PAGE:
What also makes DTx unique from traditional prescriptions or interventions is the ability of the software to be revised and improved rapidly, even without additional cost to the consumer or payer. This is generally positive, however we should also consider that a new iteration may depart from the FDA approved initial version, and in rare instances diminish its efficacy or compromise its once favorable adverse effect profile. The FDA has released papers to address these concerns in SaMD using AI and machine learning.

Considerations and Future Directions

One of the underlying issues with DTx products is the lack of prevalent and established payment models for reimbursement. There is still significant variability in how they are reimbursed. Benefits to payers include reducing overall cost of care, enhancing or optimizing current standard medical treatments, increasing patient engagement, and improving provider efficiency. They aim to expand coverage and access to care by circumventing traditional clinic-based treatment. Ultimately, this may also support value-based and outcomes-based care initiatives.

Increased education and awareness is imperative to get buy in from payers, including insurers, pharmacy benefit managers, employers, and clinicians. Patients should also be willing to accept the use of DTx as part of their care plans. Given the technology-based nature, adoption may be more difficult in older patients who are also the ones more likely to utilize healthcare resources.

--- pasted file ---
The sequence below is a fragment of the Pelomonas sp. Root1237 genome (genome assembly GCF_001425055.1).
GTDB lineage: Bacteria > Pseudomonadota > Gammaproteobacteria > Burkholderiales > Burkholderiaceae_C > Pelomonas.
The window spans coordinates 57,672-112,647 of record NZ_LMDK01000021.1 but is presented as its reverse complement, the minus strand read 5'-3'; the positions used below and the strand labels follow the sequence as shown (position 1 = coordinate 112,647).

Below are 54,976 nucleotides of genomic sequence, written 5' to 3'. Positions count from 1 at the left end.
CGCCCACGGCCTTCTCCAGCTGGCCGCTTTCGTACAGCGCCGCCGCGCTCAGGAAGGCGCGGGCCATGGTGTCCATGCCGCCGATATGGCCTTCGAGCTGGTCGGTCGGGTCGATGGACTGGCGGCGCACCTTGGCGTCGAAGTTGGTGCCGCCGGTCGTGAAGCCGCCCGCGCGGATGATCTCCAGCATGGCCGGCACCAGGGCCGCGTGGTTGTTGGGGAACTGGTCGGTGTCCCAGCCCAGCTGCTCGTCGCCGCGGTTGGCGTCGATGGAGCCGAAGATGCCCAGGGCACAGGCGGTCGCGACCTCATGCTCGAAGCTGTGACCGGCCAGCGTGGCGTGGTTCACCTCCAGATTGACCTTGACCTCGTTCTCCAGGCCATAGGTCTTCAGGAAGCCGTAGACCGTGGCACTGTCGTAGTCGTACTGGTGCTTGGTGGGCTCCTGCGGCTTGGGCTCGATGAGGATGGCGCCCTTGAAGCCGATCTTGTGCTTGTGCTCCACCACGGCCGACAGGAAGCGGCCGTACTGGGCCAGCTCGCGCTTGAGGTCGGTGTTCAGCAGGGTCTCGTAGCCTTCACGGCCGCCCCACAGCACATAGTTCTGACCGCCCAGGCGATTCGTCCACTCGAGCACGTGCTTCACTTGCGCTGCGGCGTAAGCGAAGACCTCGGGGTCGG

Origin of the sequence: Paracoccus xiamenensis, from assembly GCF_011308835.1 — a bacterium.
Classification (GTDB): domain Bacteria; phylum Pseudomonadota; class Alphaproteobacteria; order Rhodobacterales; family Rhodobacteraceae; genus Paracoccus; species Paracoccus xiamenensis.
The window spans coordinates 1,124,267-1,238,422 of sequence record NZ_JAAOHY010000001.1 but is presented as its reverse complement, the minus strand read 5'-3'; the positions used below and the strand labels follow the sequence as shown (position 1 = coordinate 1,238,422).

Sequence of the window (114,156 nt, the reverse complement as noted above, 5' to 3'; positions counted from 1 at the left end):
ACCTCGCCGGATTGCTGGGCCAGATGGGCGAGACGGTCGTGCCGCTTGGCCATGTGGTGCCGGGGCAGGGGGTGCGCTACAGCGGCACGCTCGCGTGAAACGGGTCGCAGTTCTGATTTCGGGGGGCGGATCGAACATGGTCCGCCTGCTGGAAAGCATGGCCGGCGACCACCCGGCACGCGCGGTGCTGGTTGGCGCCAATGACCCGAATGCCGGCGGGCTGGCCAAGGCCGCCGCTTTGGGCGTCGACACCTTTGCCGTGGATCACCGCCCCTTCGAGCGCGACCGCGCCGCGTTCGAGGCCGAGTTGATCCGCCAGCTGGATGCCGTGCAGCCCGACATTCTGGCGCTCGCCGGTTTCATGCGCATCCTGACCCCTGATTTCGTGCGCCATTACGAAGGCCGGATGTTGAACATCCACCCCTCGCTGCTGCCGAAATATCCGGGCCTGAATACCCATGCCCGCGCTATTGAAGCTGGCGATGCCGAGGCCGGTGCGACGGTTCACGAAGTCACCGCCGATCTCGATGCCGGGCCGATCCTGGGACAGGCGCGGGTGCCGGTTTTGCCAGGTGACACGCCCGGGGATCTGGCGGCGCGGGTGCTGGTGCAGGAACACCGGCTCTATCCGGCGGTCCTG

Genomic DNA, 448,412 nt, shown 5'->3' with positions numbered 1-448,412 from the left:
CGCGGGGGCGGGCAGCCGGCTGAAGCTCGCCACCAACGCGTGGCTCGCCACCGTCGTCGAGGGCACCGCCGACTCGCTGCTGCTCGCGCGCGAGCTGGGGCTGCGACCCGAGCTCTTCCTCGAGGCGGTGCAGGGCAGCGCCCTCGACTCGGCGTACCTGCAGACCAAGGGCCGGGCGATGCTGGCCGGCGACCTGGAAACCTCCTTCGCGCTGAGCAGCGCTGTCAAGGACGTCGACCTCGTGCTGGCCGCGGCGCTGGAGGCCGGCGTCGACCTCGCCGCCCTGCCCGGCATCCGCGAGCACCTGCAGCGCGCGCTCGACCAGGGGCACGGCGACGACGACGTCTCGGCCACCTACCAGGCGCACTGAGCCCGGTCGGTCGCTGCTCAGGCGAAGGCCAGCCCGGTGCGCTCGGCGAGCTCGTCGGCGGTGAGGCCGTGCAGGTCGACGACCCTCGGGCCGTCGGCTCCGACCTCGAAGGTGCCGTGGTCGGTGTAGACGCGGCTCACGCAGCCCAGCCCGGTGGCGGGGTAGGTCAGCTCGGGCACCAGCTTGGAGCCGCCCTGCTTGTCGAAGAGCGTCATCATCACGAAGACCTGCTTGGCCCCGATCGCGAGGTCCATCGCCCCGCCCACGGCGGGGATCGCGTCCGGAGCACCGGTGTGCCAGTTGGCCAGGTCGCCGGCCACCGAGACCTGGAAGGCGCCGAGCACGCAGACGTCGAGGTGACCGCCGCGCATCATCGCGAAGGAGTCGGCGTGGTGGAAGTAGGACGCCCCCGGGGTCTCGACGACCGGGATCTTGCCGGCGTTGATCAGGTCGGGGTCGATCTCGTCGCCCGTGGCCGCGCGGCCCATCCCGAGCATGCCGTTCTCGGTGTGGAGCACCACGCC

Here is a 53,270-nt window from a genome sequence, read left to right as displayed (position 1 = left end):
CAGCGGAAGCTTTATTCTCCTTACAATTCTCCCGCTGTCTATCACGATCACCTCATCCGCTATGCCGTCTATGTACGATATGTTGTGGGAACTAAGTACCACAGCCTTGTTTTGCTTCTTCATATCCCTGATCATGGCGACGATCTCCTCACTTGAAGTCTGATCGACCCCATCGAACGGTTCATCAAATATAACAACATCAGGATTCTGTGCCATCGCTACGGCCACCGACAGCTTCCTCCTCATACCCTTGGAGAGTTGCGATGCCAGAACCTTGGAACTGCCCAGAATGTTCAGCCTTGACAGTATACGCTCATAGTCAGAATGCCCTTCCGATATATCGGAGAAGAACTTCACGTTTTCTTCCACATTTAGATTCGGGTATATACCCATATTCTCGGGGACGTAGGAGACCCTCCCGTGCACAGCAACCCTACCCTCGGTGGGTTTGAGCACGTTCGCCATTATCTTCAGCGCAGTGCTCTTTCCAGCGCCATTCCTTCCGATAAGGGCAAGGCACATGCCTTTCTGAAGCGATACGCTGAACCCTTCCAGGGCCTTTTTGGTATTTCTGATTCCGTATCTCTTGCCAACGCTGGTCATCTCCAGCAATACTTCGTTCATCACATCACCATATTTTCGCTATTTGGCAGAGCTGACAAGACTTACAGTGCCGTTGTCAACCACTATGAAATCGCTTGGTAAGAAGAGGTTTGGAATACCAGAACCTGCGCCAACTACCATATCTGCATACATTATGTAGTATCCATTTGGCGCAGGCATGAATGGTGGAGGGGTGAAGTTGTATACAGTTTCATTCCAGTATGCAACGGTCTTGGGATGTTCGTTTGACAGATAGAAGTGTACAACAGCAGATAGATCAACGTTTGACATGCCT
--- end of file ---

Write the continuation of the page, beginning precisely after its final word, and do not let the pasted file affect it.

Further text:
The potential benefits of DTx are numerous and their adoption is rapidly increasing, spurred by the recent pandemic. We can envision a reality in the near future where a digital pharmacy supplements, but does not replace, a traditional one. DTx can also provide us with rapidly updated data to aid in refining diagnoses and adjusting treatment plans. The real-time data produced by these products can assist clinicians in improving patient outcomes.

DTx can provide access to alternative treatment options for patients that may not otherwise be available, and do so potentially at lower costs and with a more favorable side effect profile. Future legislation should focus on providing a framework for reimbursement in which payers are incentivized to improve population health and value-based care.

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  1. A defining moment for digital behavioral health: Four market trends.
  2. Insider: Digital Therapeutics Report.
  3. Ideo
  4. Digital Health, Digital Medicine, Digital Therapeutics (DTx): What’s the difference? Digital Medicine Society:
  5. Understanding DTx, Digital Therapeutics Alliance.
  6. Digital Therapeutics Definition and Core Principles, Digital Therapeutics Alliance.
  7. Enforcement Policy for Non-Invasive Remote Monitoring Devices Used to Support Patient Monitoring During the Coronavirus Disease 2019 (COVID-19) Public Health Emergency.
  8. Dang, A., Arora, D., & Rane, P. (2020). Role of digital therapeutics and the changing future of healthcare. Journal of Family Medicine and Primary Care9(5), 2207–2213.